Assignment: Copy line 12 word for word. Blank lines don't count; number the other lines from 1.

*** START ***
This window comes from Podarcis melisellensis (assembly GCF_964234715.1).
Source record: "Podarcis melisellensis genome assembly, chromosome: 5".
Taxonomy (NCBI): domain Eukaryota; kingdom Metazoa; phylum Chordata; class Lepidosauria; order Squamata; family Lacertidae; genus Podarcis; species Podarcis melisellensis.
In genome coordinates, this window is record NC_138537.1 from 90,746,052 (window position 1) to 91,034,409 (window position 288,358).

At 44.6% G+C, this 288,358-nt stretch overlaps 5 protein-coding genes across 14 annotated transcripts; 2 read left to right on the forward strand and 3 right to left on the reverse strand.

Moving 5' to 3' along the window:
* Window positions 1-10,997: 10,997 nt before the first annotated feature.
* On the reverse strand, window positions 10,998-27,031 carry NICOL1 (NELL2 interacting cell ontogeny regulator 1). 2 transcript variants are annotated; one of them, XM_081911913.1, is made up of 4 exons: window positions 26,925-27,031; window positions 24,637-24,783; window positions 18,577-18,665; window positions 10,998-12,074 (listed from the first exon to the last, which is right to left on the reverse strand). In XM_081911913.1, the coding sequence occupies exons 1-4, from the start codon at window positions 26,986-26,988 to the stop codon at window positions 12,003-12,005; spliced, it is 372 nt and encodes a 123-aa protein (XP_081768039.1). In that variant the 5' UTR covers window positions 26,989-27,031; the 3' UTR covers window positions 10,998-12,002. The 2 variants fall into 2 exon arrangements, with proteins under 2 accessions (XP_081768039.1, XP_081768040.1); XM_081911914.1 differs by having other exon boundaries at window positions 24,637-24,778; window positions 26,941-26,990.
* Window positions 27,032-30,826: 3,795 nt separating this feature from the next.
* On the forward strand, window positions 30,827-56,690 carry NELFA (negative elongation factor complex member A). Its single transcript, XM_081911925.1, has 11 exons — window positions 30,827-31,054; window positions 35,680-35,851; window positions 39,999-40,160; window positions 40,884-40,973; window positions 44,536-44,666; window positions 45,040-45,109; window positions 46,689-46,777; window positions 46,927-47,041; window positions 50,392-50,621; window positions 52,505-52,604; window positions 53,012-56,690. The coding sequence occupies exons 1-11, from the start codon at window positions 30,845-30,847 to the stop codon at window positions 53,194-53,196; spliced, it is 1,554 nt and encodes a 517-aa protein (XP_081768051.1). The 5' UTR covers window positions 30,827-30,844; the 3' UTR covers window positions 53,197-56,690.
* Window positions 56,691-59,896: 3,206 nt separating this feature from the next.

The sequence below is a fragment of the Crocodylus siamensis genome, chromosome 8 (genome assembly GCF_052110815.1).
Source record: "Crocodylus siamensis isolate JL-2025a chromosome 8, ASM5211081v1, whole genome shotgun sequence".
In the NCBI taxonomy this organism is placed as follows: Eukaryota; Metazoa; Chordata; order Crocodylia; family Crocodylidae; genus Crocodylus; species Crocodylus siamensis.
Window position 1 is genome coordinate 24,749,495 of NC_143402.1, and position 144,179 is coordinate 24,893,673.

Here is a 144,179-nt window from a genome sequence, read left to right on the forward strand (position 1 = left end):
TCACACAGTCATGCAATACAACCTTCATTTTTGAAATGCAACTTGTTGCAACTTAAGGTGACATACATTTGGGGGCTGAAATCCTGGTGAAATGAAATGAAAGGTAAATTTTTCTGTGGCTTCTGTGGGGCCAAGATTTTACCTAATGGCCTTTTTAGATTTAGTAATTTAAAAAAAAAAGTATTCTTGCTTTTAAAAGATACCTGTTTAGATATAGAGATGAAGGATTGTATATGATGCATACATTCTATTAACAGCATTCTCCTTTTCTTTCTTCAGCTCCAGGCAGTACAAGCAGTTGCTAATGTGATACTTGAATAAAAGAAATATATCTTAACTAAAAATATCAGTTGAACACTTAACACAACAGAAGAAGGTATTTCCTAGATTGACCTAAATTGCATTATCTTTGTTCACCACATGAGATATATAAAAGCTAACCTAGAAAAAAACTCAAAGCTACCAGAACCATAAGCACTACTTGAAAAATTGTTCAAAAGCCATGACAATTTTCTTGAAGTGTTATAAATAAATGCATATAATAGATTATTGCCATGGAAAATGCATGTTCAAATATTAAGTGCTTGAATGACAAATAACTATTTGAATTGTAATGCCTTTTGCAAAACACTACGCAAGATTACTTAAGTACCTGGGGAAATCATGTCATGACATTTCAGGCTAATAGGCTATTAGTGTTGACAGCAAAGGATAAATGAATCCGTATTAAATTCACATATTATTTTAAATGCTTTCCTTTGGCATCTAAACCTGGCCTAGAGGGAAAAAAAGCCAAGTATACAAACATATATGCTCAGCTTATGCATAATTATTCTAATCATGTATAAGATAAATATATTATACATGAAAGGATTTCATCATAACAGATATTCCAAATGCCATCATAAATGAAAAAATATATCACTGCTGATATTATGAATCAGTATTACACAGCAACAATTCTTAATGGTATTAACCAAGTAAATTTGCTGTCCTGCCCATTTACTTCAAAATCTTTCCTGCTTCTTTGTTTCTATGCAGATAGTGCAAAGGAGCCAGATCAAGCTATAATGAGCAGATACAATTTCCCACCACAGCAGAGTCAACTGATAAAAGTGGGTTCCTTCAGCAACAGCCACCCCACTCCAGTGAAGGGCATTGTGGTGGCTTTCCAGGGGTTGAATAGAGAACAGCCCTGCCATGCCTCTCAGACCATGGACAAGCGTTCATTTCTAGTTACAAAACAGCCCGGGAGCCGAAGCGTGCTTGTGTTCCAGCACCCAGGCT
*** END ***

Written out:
The sequence below is a fragment of the Crocodylus siamensis genome, chromosome 8 (genome assembly GCF_052110815.1).